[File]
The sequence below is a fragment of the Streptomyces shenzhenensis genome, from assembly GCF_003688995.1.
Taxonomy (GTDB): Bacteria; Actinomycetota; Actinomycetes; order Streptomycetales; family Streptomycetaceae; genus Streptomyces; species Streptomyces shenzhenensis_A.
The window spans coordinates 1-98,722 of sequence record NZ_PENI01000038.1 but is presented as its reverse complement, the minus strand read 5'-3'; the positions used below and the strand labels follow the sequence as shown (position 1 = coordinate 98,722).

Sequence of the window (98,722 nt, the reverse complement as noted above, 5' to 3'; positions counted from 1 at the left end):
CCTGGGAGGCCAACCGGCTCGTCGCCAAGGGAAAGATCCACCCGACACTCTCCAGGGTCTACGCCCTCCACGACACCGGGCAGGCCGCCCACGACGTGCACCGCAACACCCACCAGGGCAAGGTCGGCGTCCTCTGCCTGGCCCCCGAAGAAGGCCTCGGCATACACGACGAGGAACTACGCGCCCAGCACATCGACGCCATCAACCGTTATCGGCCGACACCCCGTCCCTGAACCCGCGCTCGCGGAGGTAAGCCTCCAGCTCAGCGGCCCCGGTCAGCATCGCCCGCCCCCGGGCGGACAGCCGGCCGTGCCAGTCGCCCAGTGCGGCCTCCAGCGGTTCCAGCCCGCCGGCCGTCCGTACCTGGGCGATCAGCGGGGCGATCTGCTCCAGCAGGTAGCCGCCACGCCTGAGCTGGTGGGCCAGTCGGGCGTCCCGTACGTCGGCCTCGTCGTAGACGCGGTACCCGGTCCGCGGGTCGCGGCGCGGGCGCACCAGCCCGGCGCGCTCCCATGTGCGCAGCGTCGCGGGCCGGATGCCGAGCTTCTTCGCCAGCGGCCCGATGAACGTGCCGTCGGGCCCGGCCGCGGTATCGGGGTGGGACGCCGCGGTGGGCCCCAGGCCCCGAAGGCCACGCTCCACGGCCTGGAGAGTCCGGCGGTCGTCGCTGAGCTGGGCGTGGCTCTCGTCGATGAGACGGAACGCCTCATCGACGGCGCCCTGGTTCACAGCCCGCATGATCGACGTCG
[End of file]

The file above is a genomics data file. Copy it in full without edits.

The sequence below is a fragment of the Streptomyces shenzhenensis genome, from assembly GCF_003688995.1.
Taxonomy (GTDB): Bacteria; Actinomycetota; Actinomycetes; order Streptomycetales; family Streptomycetaceae; genus Streptomyces; species Streptomyces shenzhenensis_A.
The window spans coordinates 1-98,722 of sequence record NZ_PENI01000038.1 but is presented as its reverse complement, the minus strand read 5'-3'; the positions used below and the strand labels follow the sequence as shown (position 1 = coordinate 98,722).

Sequence of the window (98,722 nt, the reverse complement as noted above, 5' to 3'; positions counted from 1 at the left end):
CCTGGGAGGCCAACCGGCTCGTCGCCAAGGGAAAGATCCACCCGACACTCTCCAGGGTCTACGCCCTCCACGACACCGGGCAGGCCGCCCACGACGTGCACCGCAACACCCACCAGGGCAAGGTCGGCGTCCTCTGCCTGGCCCCCGAAGAAGGCCTCGGCATACACGACGAGGAACTACGCGCCCAGCACATCGACGCCATCAACCGTTATCGGCCGACACCCCGTCCCTGAACCCGCGCTCGCGGAGGTAAGCCTCCAGCTCAGCGGCCCCGGTCAGCATCGCCCGCCCCCGGGCGGACAGCCGGCCGTGCCAGTCGCCCAGTGCGGCCTCCAGCGGTTCCAGCCCGCCGGCCGTCCGTACCTGGGCGATCAGCGGGGCGATCTGCTCCAGCAGGTAGCCGCCACGCCTGAGCTGGTGGGCCAGTCGGGCGTCCCGTACGTCGGCCTCGTCGTAGACGCGGTACCCGGTCCGCGGGTCGCGGCGCGGGCGCACCAGCCCGGCGCGCTCCCATGTGCGCAGCGTCGCGGGCCGGATGCCGAGCTTCTTCGCCAGCGGCCCGATGAACGTGCCGTCGGGCCCGGCCGCGGTATCGGGGTGGGACGCCGCGGTGGGCCCCAGGCCCCGAAGGCCACGCTCCACGGCCTGGAGAGTCCGGCGGTCGTCGCTGAGCTGGGCGTGGCTCTCGTCGATGAGACGGAACGCCTCATCGACGGCGCCCTGGTTCACAGCCCGCATGATCGACGTCG